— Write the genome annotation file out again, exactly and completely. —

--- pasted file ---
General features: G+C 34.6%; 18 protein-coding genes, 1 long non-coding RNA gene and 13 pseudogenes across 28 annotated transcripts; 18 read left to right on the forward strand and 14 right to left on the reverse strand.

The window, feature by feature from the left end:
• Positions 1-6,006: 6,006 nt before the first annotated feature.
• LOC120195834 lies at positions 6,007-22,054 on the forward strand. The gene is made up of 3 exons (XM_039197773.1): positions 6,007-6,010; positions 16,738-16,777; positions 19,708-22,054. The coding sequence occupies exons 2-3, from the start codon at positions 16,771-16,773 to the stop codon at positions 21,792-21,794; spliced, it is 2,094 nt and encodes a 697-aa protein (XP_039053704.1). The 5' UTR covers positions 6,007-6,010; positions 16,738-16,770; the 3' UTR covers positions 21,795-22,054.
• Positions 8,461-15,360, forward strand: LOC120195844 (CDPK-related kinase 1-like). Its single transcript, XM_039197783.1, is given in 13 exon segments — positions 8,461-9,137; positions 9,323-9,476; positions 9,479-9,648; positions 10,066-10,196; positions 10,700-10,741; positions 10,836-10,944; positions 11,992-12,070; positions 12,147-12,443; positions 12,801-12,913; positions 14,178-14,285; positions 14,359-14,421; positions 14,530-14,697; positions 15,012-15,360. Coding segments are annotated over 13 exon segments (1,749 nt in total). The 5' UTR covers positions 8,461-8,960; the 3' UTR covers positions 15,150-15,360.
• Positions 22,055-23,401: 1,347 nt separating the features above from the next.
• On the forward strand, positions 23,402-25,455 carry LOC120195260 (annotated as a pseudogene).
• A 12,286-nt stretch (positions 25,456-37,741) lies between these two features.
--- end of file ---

General features: G+C 34.6%; 18 protein-coding genes, 1 long non-coding RNA gene and 13 pseudogenes across 28 annotated transcripts; 18 read left to right on the forward strand and 14 right to left on the reverse strand.

The window, feature by feature from the left end:
• Positions 1-6,006: 6,006 nt before the first annotated feature.
• LOC120195834 lies at positions 6,007-22,054 on the forward strand. The gene is made up of 3 exons (XM_039197773.1): positions 6,007-6,010; positions 16,738-16,777; positions 19,708-22,054. The coding sequence occupies exons 2-3, from the start codon at positions 16,771-16,773 to the stop codon at positions 21,792-21,794; spliced, it is 2,094 nt and encodes a 697-aa protein (XP_039053704.1). The 5' UTR covers positions 6,007-6,010; positions 16,738-16,770; the 3' UTR covers positions 21,795-22,054.
• Positions 8,461-15,360, forward strand: LOC120195844 (CDPK-related kinase 1-like). Its single transcript, XM_039197783.1, is given in 13 exon segments — positions 8,461-9,137; positions 9,323-9,476; positions 9,479-9,648; positions 10,066-10,196; positions 10,700-10,741; positions 10,836-10,944; positions 11,992-12,070; positions 12,147-12,443; positions 12,801-12,913; positions 14,178-14,285; positions 14,359-14,421; positions 14,530-14,697; positions 15,012-15,360. Coding segments are annotated over 13 exon segments (1,749 nt in total). The 5' UTR covers positions 8,461-8,960; the 3' UTR covers positions 15,150-15,360.
• Positions 22,055-23,401: 1,347 nt separating the features above from the next.
• On the forward strand, positions 23,402-25,455 carry LOC120195260 (annotated as a pseudogene).
• A 12,286-nt stretch (positions 25,456-37,741) lies between these two features.